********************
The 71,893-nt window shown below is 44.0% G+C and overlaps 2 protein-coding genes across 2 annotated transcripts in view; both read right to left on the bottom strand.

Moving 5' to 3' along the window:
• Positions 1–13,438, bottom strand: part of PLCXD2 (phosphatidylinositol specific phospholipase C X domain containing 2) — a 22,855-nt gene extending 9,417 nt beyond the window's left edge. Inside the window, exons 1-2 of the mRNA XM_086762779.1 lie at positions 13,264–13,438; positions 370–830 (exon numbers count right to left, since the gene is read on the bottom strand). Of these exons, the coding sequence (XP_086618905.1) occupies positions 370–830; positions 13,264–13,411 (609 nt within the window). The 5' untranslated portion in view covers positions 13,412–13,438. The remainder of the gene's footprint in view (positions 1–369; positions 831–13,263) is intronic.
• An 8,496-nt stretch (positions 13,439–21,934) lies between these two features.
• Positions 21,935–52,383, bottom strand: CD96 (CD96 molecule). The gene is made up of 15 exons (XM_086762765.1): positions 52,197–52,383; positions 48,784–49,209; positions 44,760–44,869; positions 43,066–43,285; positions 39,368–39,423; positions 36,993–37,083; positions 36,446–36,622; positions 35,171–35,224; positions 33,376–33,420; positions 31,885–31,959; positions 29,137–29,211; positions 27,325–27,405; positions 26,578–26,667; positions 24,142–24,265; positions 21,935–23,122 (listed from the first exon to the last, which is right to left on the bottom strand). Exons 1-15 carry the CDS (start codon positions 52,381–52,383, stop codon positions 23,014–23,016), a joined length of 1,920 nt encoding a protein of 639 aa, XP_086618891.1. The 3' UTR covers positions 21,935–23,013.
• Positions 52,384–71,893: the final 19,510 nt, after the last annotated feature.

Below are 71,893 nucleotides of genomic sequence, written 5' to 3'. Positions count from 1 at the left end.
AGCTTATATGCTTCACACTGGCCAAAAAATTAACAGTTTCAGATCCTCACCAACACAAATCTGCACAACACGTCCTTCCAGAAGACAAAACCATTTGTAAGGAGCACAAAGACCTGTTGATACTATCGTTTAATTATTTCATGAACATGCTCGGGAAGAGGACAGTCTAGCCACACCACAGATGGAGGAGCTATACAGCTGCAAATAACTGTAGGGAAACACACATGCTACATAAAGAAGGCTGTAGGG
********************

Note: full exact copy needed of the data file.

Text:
The 71,893-nt window shown below is 44.0% G+C and overlaps 2 protein-coding genes across 2 annotated transcripts in view; both read right to left on the bottom strand.

Moving 5' to 3' along the window:
• Positions 1–13,438, bottom strand: part of PLCXD2 (phosphatidylinositol specific phospholipase C X domain containing 2) — a 22,855-nt gene extending 9,417 nt beyond the window's left edge. Inside the window, exons 1-2 of the mRNA XM_086762779.1 lie at positions 13,264–13,438; positions 370–830 (exon numbers count right to left, since the gene is read on the bottom strand). Of these exons, the coding sequence (XP_086618905.1) occupies positions 370–830; positions 13,264–13,411 (609 nt within the window). The 5' untranslated portion in view covers positions 13,412–13,438. The remainder of the gene's footprint in view (positions 1–369; positions 831–13,263) is intronic.
• An 8,496-nt stretch (positions 13,439–21,934) lies between these two features.
• Positions 21,935–52,383, bottom strand: CD96 (CD96 molecule). The gene is made up of 15 exons (XM_086762765.1): positions 52,197–52,383; positions 48,784–49,209; positions 44,760–44,869; positions 43,066–43,285; positions 39,368–39,423; positions 36,993–37,083; positions 36,446–36,622; positions 35,171–35,224; positions 33,376–33,420; positions 31,885–31,959; positions 29,137–29,211; positions 27,325–27,405; positions 26,578–26,667; positions 24,142–24,265; positions 21,935–23,122 (listed from the first exon to the last, which is right to left on the bottom strand). Exons 1-15 carry the CDS (start codon positions 52,381–52,383, stop codon positions 23,014–23,016), a joined length of 1,920 nt encoding a protein of 639 aa, XP_086618891.1. The 3' UTR covers positions 21,935–23,013.
• Positions 52,384–71,893: the final 19,510 nt, after the last annotated feature.

Below are 71,893 nucleotides of genomic sequence, written 5' to 3'. Positions count from 1 at the left end.
AGCTTATATGCTTCACACTGGCCAAAAAATTAACAGTTTCAGATCCTCACCAACACAAATCTGCACAACACGTCCTTCCAGAAGACAAAACCATTTGTAAGGAGCACAAAGACCTGTTGATACTATCGTTTAATTATTTCATGAACATGCTCGGGAAGAGGACAGTCTAGCCACACCACAGATGGAGGAGCTATACAGCTGCAAATAACTGTAGGGAAACACACATGCTACATAAAGAAGGCTGTAGGG